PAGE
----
Australian Guild of Screen Composers Awards Best Original Music in a Television Series or Serial Christopher Gordon Nominated [6]
Best Original Title Theme Composed for a Television Series, Serial or Mini-Series Won
Best Soundtrack Album Nominated
International Film Music Critics Association Awards Best Original Score for an Adventure Film Nominated [7]
Online Film & Television Association Awards Best Actor in a Motion Picture or Miniseries Patrick Stewart Nominated [8]
Best Sound in a Motion Picture or Miniseries Nominated
Best Visual Effects in a Motion Picture or Miniseries Nominated
Primetime Emmy Awards Outstanding Miniseries Robert Halmi Sr., Francis Ford Coppola,
Fred Fuchs, Franc Roddam,
Kris Noble, and Steven R. McGlothen
Nominated [9]
Outstanding Lead Actor in a Miniseries or a Movie Patrick Stewart Nominated
Outstanding Supporting Actor in a Miniseries or a Movie Gregory Peck Nominated
Outstanding Art Direction for a Miniseries or a Movie Leslie Binns, Andrew Walpole,
Peter Kendall, and Jill Eden
Outstanding Special Visual Effects for a Miniseries or a Movie Brian Pearce, Peter Armstrong, Rob Heggie,
Lisa Wang, Dale Duguid, James Rogers,
Tim Crosbie, Ry Snow, Kit Amore,
Jamie Doolan, Mike Logan,
David Tremont, and Graham Duesberry
Television Critics Association Awards Outstanding Achievement in Movies, Miniseries and Specials Nominated [10]
Australasian Performing Right Association Awards Best Television Theme Christopher Gordon Won [11]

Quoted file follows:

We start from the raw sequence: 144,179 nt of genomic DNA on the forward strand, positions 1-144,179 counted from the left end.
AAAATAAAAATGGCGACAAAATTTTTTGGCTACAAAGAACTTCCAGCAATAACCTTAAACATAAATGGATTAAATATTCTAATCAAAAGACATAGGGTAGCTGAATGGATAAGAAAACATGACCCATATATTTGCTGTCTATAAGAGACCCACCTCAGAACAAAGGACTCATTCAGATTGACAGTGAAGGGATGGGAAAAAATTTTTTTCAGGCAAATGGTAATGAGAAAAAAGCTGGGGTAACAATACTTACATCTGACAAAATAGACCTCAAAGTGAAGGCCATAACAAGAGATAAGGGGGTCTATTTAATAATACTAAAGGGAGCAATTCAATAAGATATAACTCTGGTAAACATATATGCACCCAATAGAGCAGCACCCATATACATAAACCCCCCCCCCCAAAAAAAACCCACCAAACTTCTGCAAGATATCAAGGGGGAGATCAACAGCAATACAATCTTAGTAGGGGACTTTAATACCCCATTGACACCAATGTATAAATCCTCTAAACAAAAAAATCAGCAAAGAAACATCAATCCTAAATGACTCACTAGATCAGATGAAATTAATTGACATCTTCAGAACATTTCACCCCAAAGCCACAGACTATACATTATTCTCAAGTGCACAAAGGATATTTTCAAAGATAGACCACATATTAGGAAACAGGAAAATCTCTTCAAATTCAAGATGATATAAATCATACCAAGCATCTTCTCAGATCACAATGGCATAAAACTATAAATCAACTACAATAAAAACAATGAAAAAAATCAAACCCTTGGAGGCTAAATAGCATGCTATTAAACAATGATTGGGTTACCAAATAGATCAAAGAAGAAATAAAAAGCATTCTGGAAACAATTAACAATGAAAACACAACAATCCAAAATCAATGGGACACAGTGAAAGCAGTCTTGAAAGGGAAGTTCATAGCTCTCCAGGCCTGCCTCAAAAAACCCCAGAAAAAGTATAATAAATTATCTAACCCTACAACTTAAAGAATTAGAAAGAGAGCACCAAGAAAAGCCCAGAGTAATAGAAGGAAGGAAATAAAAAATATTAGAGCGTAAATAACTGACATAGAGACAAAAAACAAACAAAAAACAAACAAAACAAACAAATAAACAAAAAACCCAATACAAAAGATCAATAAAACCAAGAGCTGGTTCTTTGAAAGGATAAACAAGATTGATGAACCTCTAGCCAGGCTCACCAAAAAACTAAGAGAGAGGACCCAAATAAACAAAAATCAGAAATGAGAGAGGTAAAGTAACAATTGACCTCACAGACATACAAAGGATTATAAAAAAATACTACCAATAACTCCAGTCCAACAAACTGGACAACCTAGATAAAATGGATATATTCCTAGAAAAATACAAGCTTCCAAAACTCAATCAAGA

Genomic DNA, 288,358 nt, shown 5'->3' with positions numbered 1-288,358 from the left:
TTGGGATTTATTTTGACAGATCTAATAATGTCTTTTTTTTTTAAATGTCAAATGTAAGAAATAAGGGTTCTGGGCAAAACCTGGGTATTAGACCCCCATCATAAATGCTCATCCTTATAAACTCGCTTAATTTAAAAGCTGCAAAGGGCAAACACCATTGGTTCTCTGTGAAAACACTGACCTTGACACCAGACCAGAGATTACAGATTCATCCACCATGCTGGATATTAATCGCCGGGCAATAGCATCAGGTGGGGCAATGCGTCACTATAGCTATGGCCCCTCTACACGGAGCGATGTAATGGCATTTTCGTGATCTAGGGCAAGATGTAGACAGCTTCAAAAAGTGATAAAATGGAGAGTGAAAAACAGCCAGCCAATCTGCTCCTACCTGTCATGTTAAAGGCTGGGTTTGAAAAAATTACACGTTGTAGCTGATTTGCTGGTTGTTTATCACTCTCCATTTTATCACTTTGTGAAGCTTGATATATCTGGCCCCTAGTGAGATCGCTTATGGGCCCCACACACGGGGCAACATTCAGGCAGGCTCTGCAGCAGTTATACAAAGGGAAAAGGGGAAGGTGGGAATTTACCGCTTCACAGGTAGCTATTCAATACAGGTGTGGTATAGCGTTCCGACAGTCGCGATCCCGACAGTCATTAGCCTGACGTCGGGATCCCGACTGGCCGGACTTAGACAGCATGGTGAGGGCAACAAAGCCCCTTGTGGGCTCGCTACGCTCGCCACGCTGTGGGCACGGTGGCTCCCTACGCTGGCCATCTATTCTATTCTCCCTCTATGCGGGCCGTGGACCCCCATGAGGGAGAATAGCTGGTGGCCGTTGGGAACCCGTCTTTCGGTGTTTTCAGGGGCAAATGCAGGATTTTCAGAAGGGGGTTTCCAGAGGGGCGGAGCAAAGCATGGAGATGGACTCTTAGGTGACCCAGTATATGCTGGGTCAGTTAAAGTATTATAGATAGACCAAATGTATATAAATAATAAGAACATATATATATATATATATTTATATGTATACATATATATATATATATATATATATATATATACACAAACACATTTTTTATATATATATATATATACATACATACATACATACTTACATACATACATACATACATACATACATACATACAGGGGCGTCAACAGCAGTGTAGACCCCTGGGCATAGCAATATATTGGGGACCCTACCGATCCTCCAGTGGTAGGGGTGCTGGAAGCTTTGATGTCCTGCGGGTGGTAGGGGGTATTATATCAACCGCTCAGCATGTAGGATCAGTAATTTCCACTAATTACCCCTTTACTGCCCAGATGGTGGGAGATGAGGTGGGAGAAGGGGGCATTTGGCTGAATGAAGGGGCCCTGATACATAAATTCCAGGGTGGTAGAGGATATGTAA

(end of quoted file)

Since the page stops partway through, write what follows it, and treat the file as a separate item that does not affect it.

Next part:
Australian Cinematographers Society Award of Distinction (Telefeatures, TV Drama & Mini-series) David Connell Won [12]
Golden Globe Awards Best Actor in a Miniseries or Motion Picture Made for Television Patrick Stewart Nominated [13]
Best Supporting Actor in a Series, Miniseries or Motion Picture Made for Television Gregory Peck Won[a]
Satellite Awards Best Actor in a Miniseries or a Motion Picture Made for Television Patrick Stewart Nominated [14]

See also


  1. ^ Tied with Don Cheadle for The Rat Pack.


  1. ^ Lloyd, Robert (August 1, 2011). "Television review: 'Moby Dick' / William Hurt stars as Captain Ahab in the new version on Encore, but Herman Melville seems to be missing". Los Angeles Times. Retrieved November 22, 2011.
  2. ^ Russo, Tom (March 13, 1998). "Captain My Captain: Patrick Stewart takes the helm of a new ship in 'Moby Dick'". Entertainment Weekly. No. 422. Time Warner. Retrieved August 4, 2011.
  3. ^ Scott, Tony (March 11, 1998). "Review: 'Moby Dick'". Variety. Retrieved March 17, 2016.
  4. ^ "Captain My Captain". Entertainment Weekly. March 13, 1998. Retrieved November 23, 2011.
  5. ^ "1998 Artios Awards". November 4, 1998. Retrieved July 6, 2023.
  6. ^ Dennis W. Nicholson (ed.). "AGSC Australian Guild of Screen Composers". Australian Soundtracks. Archived from the original on March 21, 2016. Retrieved January 3, 2019.
  7. ^ "1998 FMCJ Awards". International Film Music Critics Association. October 18, 2009. Retrieved December 18, 2021.
  8. ^ "2nd Annual TV Awards (1997-98)". Online Film & Television Association. Retrieved July 2, 2023.
  9. ^ "Moby Dick". Academy of Television Arts & Sciences. Retrieved July 6, 2023.
  10. ^ "'Moon' on the beam". Variety. July 20, 1998. Retrieved December 22, 2013.
  11. ^ "1999 Winners - APRA Music Awards". Australasian Performing Right Association (APRA) | Australasian Mechanical Copyright Owners Society (AMCOS). Archived from the original on September 18, 2009. Retrieved March 3, 2018.
  12. ^ "Award Winners". Australian Cinematographers Society. Retrieved July 6, 2023.
  13. ^ "Moby Dick – Golden Globes". Golden Globe Awards. Retrieved July 2, 2023.
  14. ^ "International Press Academy website – 1999 3rd Annual SATELLITE Awards". Archived from the original on February 1, 2008.